"The Way Way Back"
Liam James stars as an uneasy teenager subjected to summer at the beach with his divorced mom and her obnoxious new boyfriend (Steve Carell). Feeling desperately out of place, James discovers the refuge of a local water park, where he secretly takes a job.
Managing to be hysterical and heart-achingly sad at the same time, the film boasts a terrific combination of a sharp script and well-honed acting. Nat Faxon and Jim Rash co-wrote and directed, serving as a near-perfect embodiment of how, when done right, screenwriters can bring their characters to life like no one else.
James manages to faultlessly capture the awkwardness fronting an intellectual tempest found in many teenagers. He is so genuine in this role that it's hard not to believe it was written just for him.
Carell defies his funnyman typecasting and plays a philandering jerk who browbeats our young hero. Skillfully, Carell manages to use his fleeting screen time to paint a rich picture of the loneliness and debauchery in some of the 40- and 50- somethings who gather in the wealthy costal enclaves of Massachusetts.
Sam Rockwell as the devil-may-care water park manager almost steals the film with his rapid-fire delivery of the film's best lines. My teenage son and my septuagenarian father-in-law both enjoyed the film, making it that rare delight that appeals to multiple generations. While theoretically appropriate for kids 10 and older, teenagers and adults are the target audiences. (PG-13: Language and drugs). 1 hour and 43 minutes.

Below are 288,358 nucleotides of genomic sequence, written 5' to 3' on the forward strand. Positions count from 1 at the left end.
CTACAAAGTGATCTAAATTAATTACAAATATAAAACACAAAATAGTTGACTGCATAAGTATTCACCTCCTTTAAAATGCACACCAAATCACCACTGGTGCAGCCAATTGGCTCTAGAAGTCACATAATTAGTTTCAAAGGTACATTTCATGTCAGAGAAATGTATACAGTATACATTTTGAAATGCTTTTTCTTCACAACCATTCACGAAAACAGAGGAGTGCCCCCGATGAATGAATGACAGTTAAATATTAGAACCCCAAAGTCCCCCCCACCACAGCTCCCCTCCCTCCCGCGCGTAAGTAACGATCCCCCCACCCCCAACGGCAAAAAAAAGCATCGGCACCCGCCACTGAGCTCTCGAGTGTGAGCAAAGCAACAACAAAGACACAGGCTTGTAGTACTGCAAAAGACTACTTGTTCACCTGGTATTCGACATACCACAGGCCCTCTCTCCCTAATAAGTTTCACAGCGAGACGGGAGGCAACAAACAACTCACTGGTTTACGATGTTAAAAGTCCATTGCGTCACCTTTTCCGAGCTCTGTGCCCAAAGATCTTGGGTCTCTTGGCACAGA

Ratings (out of 4 stars):
Overall: 3½ stars
Teens: 4 stars
Adults: 3½ stars
Seniors: 3 stars
Should you watch it? Yes -- smart comedy at its best.
Debating the best Pixar film of all time is likely to lead to an argument, given the breadth of the Emeryville studio's hits. And while the first "Toy Story" is still my favorite, "Monsters Inc." comes in a strong second. So it's particularly disappointing that this back-to-school sequel is so underwhelming.
John Goodman and Billy Crystal reprise their roles as lovable monsters in the alternate universe where everyone is scaly and/or scary. Since the original "Monsters" had a happy and complete ending, the filmmakers take us back in time to when our heroes first meet in college.
While theoretically promising, the execution disappoints. Very little of the first film's energy, humor and originality come through in this follow-up, which is hampered by a threadbare script. If I see another movie with a group of misfits who must pull together as a team to beat their snarky, overconfident opponents in order to win a series of wacky contests, I'm going to pull out what few hairs remain on my head.
Pixar can do better, and our children deserve better. Some moments of peril and mild scares make this best for kids at least 5 years old. (G). 1 hour and 44 minutes.
Ratings (out of 4 stars):
Overall: 2½ stars
Kids: 3 stars
Teens: 2 stars
Adults: 2 stars
Seniors: 2 stars
Should you watch it? Yes -- underachieving Pixar sequel will satisfy your kids.
J.B. Alderman lives in Piedmont and can be reached at firstname.lastname@example.org.